International players now make up 29% of Major League Baseball. So if you've gotten an American education, that's more than half. The New York Mets have the most international players on their current roster with 72,000. Half of Boston's roster is foreign born, but they all get bussed in.

In Louisville, the saddle worn by last year's Kentucky Derby winner Barbaro is expected to fetch the highest bid at a charity auction. Expected to fetch the lowest bid? A large bottle of glue.

CFL running back Ricky Williams has applied to be reinstated in the NFL, after using up all the pot in Toronto. Scouts are skeptical, as Williams has already taken way too many hits.

In basketball, Wizards point guard Gilbert Arenas will likely miss the rest of the season after knee surgery. Many Wizards fans wish they could be so lucky. Arenas' injury is unfortunate, as he is the best team in the Eastern Conference.

And two 43-year old former world champion boxers squared off this week. The two were told to touch gloves, keep it clean, and put a coat on - it's cold out. We're looking forward to next week, when the winner takes on Max Schmeling.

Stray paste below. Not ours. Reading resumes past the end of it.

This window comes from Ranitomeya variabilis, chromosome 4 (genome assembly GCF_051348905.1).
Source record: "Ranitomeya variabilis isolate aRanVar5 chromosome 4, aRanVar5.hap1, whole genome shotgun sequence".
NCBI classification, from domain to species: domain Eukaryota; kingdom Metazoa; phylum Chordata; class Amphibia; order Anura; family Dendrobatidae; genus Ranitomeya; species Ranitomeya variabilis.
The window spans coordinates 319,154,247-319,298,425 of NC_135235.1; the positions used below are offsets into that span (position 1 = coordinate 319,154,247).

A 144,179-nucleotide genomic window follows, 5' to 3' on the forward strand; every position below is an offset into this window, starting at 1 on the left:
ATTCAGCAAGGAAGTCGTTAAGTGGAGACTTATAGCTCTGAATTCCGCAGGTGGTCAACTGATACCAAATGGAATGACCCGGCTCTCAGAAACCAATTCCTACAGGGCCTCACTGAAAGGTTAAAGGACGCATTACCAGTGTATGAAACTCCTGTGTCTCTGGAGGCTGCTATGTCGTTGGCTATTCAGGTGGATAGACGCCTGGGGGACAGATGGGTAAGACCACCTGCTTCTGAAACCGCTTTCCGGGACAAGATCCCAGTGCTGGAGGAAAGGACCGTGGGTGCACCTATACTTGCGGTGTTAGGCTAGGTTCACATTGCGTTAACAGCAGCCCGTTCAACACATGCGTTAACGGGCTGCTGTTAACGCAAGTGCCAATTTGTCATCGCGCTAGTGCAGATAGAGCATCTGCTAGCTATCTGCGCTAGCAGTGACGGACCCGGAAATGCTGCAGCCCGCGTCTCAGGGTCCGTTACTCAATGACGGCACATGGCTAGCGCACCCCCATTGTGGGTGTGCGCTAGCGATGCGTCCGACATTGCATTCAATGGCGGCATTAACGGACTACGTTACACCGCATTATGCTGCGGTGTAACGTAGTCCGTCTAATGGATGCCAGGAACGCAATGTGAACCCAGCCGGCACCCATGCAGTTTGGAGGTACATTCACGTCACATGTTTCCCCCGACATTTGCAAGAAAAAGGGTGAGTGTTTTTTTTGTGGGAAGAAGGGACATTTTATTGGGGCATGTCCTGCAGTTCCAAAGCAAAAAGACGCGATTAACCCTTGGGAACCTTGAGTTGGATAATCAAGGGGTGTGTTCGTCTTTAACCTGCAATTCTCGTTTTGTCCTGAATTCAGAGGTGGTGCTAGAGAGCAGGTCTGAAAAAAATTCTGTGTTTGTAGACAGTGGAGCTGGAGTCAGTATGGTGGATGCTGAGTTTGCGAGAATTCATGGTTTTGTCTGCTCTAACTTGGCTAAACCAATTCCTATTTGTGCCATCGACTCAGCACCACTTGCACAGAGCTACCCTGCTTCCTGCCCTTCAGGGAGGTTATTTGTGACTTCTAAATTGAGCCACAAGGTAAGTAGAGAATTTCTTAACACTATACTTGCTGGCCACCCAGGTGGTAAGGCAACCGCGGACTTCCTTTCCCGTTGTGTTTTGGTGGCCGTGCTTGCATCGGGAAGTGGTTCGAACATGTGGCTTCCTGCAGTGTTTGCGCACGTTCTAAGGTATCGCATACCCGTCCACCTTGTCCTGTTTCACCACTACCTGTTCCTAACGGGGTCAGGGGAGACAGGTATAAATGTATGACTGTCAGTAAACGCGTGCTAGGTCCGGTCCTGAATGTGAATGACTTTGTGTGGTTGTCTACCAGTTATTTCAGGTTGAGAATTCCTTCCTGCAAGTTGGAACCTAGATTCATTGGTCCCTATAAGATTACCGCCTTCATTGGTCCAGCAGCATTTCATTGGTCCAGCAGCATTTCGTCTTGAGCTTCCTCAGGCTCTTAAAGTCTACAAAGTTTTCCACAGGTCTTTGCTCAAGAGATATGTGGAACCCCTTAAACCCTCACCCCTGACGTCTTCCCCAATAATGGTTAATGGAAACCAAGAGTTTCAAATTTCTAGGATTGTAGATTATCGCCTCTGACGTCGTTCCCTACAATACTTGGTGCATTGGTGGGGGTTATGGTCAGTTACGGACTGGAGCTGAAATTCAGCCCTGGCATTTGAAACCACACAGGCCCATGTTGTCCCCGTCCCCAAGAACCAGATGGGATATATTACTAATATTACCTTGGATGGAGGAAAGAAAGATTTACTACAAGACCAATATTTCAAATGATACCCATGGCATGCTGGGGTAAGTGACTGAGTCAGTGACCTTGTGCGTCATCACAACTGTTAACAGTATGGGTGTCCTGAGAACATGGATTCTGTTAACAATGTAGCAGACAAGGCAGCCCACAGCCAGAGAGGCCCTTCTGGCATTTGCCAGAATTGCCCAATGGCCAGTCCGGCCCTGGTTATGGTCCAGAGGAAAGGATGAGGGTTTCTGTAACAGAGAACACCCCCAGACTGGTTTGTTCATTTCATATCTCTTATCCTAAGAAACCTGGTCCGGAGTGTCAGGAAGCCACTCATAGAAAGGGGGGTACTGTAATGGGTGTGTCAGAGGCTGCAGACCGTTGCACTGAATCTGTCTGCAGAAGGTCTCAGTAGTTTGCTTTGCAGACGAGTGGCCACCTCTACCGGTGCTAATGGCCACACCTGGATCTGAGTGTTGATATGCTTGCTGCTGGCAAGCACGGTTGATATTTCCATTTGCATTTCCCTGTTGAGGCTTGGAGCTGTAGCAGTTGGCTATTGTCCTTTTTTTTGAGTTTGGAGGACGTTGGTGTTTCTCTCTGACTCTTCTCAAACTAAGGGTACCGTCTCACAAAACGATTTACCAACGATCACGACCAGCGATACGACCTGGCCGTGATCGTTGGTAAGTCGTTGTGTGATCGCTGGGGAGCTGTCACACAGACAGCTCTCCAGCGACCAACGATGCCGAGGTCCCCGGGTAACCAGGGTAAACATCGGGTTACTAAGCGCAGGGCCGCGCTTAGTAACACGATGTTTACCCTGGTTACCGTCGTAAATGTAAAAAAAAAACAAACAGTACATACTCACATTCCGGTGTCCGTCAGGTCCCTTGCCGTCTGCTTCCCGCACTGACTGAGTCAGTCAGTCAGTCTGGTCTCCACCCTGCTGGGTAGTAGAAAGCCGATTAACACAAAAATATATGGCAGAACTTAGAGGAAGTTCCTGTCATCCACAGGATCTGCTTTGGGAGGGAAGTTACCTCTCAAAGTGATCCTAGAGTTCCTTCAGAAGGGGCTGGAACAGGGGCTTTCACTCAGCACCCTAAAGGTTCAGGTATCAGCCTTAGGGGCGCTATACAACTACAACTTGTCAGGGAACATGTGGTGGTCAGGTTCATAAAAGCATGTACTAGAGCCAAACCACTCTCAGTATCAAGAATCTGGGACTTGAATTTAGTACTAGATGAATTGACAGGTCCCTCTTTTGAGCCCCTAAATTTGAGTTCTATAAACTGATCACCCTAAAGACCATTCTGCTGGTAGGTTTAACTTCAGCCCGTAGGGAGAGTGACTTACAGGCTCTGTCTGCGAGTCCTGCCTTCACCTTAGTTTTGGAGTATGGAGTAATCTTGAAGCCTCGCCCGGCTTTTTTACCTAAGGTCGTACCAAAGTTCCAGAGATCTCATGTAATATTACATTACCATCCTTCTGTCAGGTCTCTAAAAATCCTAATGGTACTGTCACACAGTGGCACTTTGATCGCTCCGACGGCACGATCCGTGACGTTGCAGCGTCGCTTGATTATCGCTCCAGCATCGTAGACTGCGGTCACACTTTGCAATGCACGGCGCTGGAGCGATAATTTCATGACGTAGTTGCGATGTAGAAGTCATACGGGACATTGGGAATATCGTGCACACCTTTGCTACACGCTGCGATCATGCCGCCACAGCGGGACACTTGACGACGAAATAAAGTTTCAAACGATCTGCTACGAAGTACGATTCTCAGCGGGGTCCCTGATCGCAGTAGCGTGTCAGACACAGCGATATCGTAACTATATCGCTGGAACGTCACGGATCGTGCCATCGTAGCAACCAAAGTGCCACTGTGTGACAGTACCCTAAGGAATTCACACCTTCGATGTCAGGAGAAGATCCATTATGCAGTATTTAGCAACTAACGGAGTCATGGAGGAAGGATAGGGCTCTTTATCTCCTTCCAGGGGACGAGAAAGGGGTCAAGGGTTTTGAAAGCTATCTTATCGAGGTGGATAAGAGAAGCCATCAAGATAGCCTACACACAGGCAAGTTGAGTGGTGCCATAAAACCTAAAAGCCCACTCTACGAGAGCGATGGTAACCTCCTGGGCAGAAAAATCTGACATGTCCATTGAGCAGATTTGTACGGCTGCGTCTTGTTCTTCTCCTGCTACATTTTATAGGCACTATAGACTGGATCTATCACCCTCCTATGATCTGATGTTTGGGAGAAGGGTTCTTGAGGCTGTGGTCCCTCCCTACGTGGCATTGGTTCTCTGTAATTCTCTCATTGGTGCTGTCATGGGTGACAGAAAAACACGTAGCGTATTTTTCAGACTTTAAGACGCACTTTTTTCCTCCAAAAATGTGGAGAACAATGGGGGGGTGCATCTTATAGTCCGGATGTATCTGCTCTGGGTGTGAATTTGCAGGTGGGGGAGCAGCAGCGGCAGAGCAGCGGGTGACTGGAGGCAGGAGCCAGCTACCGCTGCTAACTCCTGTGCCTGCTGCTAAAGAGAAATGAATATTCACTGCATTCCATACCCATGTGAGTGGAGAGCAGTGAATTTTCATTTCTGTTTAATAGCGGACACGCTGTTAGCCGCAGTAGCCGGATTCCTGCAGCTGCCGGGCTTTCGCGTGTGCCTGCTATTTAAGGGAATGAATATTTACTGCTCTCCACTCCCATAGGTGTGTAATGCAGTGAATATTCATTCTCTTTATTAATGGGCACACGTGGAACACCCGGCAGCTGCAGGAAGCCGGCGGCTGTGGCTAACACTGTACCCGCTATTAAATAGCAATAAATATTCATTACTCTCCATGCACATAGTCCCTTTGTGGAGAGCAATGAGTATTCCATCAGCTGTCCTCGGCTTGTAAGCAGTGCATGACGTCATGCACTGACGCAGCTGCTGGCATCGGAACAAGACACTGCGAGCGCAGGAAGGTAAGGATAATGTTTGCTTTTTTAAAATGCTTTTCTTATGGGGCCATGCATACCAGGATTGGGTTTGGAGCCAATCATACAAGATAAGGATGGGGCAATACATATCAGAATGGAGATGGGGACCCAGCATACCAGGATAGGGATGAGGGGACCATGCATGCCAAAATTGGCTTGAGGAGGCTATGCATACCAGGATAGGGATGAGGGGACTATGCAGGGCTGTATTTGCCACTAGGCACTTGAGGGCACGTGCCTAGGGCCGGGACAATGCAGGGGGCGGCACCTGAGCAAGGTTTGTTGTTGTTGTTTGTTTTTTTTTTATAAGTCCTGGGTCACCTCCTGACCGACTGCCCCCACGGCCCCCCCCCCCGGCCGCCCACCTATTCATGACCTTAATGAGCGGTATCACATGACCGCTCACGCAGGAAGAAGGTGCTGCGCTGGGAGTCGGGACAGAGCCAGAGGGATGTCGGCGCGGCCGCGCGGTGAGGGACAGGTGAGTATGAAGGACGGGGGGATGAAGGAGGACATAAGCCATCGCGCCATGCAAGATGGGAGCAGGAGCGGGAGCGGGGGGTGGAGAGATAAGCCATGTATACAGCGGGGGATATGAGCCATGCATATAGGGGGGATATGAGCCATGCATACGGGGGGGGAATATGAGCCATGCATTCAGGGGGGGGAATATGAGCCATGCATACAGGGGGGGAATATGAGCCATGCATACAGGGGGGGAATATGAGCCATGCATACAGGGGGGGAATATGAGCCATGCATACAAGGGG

For more of the Sports Minute (Or So), visit

Thursday, April 05, 2007

The National Lampoon Sports Minute (Or So)

Written by Steve Hofstetter, Adam Hofstetter, Cody Marley, Ryan Murphy, Rich Ragains, Elliot Steingart, and Chris Strait

Congratulations to Sammy Sosa on making the Texas Rangers opening day roster. Thankfully for Sosa, most restaurants in Arlington do not charge a corkage fee.

Those watching a recent Cubs-Diamondbacks game were treated to a rare sight: a female umpire. Just what ballplayers need - an official who remembers the details of every single argument, and will also bring up arguments from previous games.

In basketball, LeBron James cheered up his teammates after their loss to the Knicks by taking them to a topless bar. His plan worked great - it was the most focused the team has been all year long.